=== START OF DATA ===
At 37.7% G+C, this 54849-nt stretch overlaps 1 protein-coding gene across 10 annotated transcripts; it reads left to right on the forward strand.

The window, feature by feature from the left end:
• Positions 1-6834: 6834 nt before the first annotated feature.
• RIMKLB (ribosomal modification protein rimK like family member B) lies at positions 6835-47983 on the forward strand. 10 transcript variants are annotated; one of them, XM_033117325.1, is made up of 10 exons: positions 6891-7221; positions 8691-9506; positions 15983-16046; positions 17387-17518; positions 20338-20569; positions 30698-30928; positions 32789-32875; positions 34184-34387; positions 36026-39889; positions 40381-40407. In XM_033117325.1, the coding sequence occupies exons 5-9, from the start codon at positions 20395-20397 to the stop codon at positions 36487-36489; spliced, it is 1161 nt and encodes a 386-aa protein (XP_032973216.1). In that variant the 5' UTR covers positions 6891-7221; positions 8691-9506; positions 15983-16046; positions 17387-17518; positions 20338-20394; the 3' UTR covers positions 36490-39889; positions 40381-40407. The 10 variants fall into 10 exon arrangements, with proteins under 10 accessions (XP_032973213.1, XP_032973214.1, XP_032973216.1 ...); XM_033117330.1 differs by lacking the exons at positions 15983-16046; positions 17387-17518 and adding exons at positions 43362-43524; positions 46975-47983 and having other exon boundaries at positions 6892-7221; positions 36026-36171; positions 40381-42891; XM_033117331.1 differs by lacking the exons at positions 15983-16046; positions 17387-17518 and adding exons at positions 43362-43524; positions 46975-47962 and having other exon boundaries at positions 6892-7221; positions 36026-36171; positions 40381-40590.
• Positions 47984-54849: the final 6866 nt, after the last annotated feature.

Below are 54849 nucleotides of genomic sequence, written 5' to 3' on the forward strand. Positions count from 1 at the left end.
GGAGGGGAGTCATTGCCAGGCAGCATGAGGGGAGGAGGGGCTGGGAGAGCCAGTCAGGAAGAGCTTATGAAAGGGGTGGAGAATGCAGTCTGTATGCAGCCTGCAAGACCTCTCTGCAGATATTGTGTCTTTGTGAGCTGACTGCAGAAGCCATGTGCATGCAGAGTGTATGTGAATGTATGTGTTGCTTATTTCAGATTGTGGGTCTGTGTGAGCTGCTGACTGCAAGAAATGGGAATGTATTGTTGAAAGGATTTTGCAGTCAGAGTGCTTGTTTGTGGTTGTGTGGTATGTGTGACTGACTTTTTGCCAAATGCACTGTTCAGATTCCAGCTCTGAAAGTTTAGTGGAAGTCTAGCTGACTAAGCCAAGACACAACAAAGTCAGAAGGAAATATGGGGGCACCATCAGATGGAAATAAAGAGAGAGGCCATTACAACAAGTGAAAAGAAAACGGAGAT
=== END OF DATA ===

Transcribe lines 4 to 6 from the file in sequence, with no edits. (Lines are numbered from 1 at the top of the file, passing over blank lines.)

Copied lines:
• RIMKLB (ribosomal modification protein rimK like family member B) lies at positions 6835-47983 on the forward strand. 10 transcript variants are annotated; one of them, XM_033117325.1, is made up of 10 exons: positions 6891-7221; positions 8691-9506; positions 15983-16046; positions 17387-17518; positions 20338-20569; positions 30698-30928; positions 32789-32875; positions 34184-34387; positions 36026-39889; positions 40381-40407. In XM_033117325.1, the coding sequence occupies exons 5-9, from the start codon at positions 20395-20397 to the stop codon at positions 36487-36489; spliced, it is 1161 nt and encodes a 386-aa protein (XP_032973216.1). In that variant the 5' UTR covers positions 6891-7221; positions 8691-9506; positions 15983-16046; positions 17387-17518; positions 20338-20394; the 3' UTR covers positions 36490-39889; positions 40381-40407. The 10 variants fall into 10 exon arrangements, with proteins under 10 accessions (XP_032973213.1, XP_032973214.1, XP_032973216.1 ...); XM_033117330.1 differs by lacking the exons at positions 15983-16046; positions 17387-17518 and adding exons at positions 43362-43524; positions 46975-47983 and having other exon boundaries at positions 6892-7221; positions 36026-36171; positions 40381-42891; XM_033117331.1 differs by lacking the exons at positions 15983-16046; positions 17387-17518 and adding exons at positions 43362-43524; positions 46975-47962 and having other exon boundaries at positions 6892-7221; positions 36026-36171; positions 40381-40590.
• Positions 47984-54849: the final 6866 nt, after the last annotated feature.

Below are 54849 nucleotides of genomic sequence, written 5' to 3' on the forward strand. Positions count from 1 at the left end.